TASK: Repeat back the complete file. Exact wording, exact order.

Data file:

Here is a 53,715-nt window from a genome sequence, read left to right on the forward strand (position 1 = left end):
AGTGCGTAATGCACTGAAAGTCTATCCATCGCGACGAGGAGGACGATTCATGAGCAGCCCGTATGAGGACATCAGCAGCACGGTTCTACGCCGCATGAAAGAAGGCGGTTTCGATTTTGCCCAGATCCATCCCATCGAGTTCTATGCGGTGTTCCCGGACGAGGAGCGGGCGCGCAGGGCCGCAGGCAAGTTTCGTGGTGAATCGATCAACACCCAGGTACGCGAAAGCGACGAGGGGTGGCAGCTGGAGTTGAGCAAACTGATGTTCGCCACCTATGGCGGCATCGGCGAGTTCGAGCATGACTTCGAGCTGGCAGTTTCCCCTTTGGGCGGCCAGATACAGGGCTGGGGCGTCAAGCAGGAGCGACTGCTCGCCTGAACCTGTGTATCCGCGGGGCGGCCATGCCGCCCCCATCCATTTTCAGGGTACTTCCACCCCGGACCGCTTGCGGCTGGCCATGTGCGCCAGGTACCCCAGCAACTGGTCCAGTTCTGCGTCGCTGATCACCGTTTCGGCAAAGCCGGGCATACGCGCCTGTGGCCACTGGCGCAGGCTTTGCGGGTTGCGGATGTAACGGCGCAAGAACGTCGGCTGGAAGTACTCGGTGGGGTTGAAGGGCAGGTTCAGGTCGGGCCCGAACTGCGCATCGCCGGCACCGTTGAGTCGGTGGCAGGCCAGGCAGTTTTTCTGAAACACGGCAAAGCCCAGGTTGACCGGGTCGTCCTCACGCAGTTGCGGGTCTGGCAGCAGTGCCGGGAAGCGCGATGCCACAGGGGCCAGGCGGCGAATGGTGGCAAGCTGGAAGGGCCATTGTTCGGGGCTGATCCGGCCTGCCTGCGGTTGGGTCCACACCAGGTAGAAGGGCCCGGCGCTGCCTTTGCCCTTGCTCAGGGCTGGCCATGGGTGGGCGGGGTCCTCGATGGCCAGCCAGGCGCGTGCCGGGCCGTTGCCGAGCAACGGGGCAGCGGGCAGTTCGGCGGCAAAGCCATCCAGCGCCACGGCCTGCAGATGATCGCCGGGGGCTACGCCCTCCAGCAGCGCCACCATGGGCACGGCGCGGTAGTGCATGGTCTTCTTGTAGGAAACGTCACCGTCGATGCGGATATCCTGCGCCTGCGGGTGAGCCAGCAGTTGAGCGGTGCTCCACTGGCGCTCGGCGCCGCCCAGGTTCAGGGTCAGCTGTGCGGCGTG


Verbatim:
Here is a 53,715-nt window from a genome sequence, read left to right on the forward strand (position 1 = left end):
AGTGCGTAATGCACTGAAAGTCTATCCATCGCGACGAGGAGGACGATTCATGAGCAGCCCGTATGAGGACATCAGCAGCACGGTTCTACGCCGCATGAAAGAAGGCGGTTTCGATTTTGCCCAGATCCATCCCATCGAGTTCTATGCGGTGTTCCCGGACGAGGAGCGGGCGCGCAGGGCCGCAGGCAAGTTTCGTGGTGAATCGATCAACACCCAGGTACGCGAAAGCGACGAGGGGTGGCAGCTGGAGTTGAGCAAACTGATGTTCGCCACCTATGGCGGCATCGGCGAGTTCGAGCATGACTTCGAGCTGGCAGTTTCCCCTTTGGGCGGCCAGATACAGGGCTGGGGCGTCAAGCAGGAGCGACTGCTCGCCTGAACCTGTGTATCCGCGGGGCGGCCATGCCGCCCCCATCCATTTTCAGGGTACTTCCACCCCGGACCGCTTGCGGCTGGCCATGTGCGCCAGGTACCCCAGCAACTGGTCCAGTTCTGCGTCGCTGATCACCGTTTCGGCAAAGCCGGGCATACGCGCCTGTGGCCACTGGCGCAGGCTTTGCGGGTTGCGGATGTAACGGCGCAAGAACGTCGGCTGGAAGTACTCGGTGGGGTTGAAGGGCAGGTTCAGGTCGGGCCCGAACTGCGCATCGCCGGCACCGTTGAGTCGGTGGCAGGCCAGGCAGTTTTTCTGAAACACGGCAAAGCCCAGGTTGACCGGGTCGTCCTCACGCAGTTGCGGGTCTGGCAGCAGTGCCGGGAAGCGCGATGCCACAGGGGCCAGGCGGCGAATGGTGGCAAGCTGGAAGGGCCATTGTTCGGGGCTGATCCGGCCTGCCTGCGGTTGGGTCCACACCAGGTAGAAGGGCCCGGCGCTGCCTTTGCCCTTGCTCAGGGCTGGCCATGGGTGGGCGGGGTCCTCGATGGCCAGCCAGGCGCGTGCCGGGCCGTTGCCGAGCAACGGGGCAGCGGGCAGTTCGGCGGCAAAGCCATCCAGCGCCACGGCCTGCAGATGATCGCCGGGGGCTACGCCCTCCAGCAGCGCCACCATGGGCACGGCGCGGTAGTGCATGGTCTTCTTGTAGGAAACGTCACCGTCGATGCGGATATCCTGCGCCTGCGGGTGAGCCAGCAGTTGAGCGGTGCTCCACTGGCGCTCGGCGCCGCCCAGGTTCAGGGTCAGCTGTGCGGCGTG